In March, members of the Washtenaw County Climate Strike (WCCS) staged an over seven-hour sit-in outside of Schlissel’s office at the Fleming Administration Building, and were told if they stayed past 8 p.m. on March 15, they would face arrest.
Then-LSA senior Olivia Perfetti told The Daily that WCCS intended to sit in front of Schlissel’s office until their demands — which included a one-hour public meeting with Schlissel without prescreened questions — were met.
“Even if none of us went into this with the intention of getting arrested, I think we all became very stubborn towards the end given the fact that we realized this was such a simple, straightforward, easy request to approve on his part,” Perfetti said. “The fact that (Schlissel) didn’t do it means that there’s something really wrong in the administration.”
Perfetti was one of several protestors who were arrested for trespassing on University property after hours.
In May, 2019 U.S. District Judge Arthur Tarnow ordered Schlissel to appear in court on June 11 as a result of the Doe v. University of Michigan lawsuit. However, in August, the 6th U.S. Circuit Court of Appeals ruled that Schlissel no longer had to appear at the settlement conference.
At their June 2019 meeting, the Board of Regents approved a controversial $500 international student fee for students with F or J visa status at the University’s Ann Arbor campus. The fee, which was originally designed to “to address increased costs and expansion of services during a time of declining state support and pressures on the University’s finances” was criticized for being discriminatory and for a lack of transparency for where the revenues garnered by the fee were going.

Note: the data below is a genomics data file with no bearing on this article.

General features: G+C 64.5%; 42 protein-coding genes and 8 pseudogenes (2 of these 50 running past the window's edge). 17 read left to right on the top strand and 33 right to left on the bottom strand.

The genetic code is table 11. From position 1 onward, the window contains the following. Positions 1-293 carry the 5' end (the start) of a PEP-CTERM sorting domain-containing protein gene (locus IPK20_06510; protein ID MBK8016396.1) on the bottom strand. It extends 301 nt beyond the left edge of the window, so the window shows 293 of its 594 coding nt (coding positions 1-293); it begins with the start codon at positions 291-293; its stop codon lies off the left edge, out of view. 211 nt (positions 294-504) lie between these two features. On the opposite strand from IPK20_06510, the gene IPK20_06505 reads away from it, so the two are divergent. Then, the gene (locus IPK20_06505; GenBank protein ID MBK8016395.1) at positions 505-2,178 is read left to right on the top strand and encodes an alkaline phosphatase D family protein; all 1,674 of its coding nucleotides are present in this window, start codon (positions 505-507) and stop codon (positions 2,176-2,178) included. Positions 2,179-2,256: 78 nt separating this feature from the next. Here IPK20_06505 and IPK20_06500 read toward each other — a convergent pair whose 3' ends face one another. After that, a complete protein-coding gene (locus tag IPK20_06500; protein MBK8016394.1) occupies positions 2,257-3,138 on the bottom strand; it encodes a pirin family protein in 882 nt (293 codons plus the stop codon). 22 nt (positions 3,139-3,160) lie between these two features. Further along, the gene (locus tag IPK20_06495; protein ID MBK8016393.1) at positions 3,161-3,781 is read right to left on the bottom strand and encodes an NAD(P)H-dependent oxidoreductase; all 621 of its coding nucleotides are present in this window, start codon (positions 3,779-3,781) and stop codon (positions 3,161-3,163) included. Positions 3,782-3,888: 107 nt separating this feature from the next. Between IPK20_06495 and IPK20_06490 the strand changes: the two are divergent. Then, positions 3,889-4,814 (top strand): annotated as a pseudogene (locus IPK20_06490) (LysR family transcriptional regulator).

In an email to University students, faculty and staff in October, Schlissel announced a new draft of the umbrella policy for sexual and gender-based misconduct, which claimed to clarify the University’s policies to ensure consistency among all University groups.
In October 2019, the University announced a $300 million innovation building in Detroit, which according to Schlissel, would “provide a pipeline of talent and platform for research collaboration to help grow and attract businesses and entrepreneurs.”
The plans for the center consisted of a 200,000-square foot research and education center, accompanied by a technology incubator, 300 units of housing and a green space.
In November 2019, over 400 students signed a petition opposing the Center’s original placement on the Wayne County Jail site and expressed concerns that the Center would increase gentrification of the city. The location was changed to The District Detroit in December 2021.
In February 2020, Stephen M. Ross, University donor and real estate mogul, pledged to donate over $100 million to the Center.
At the final Board of Regents meeting of 2019, members of the Climate Action Movement and the One University Coalition blocked the exits of the Postma Clubhouse in response to the board and Schlissel not responding to their demands — which included divesting from fossil fuels and committing to carbon neutrality.
“The University of Michigan is the top public institution in the country, and the fact that it is neglecting communities of color, low-income communities, not only in the state, but frontline communities around the world in its complicity with climate change is really not becoming of a number one public institution,” then-LSA junior Amytess Girgis said at the event.
Police eventually had to break up the barricade and threaten to arrest anyone who tried to cross it.
The next day, members of CAM and One University issued a statement in response to the protest.
“Thursday’s events merely marked a continuation of the stonewalling, admonition, and inaction from President Schlissel and the Board of Regents despite an ever-increasing wave of student dissent,” the statement reads. “The shameful response from the Administration is symptomatic of a consistent lack of funding transparency, moral accountability, and commitment to productive dialogue with the student body.”
2020: Schlissel faces controversy due to Philbert allegations, COVID-19 policies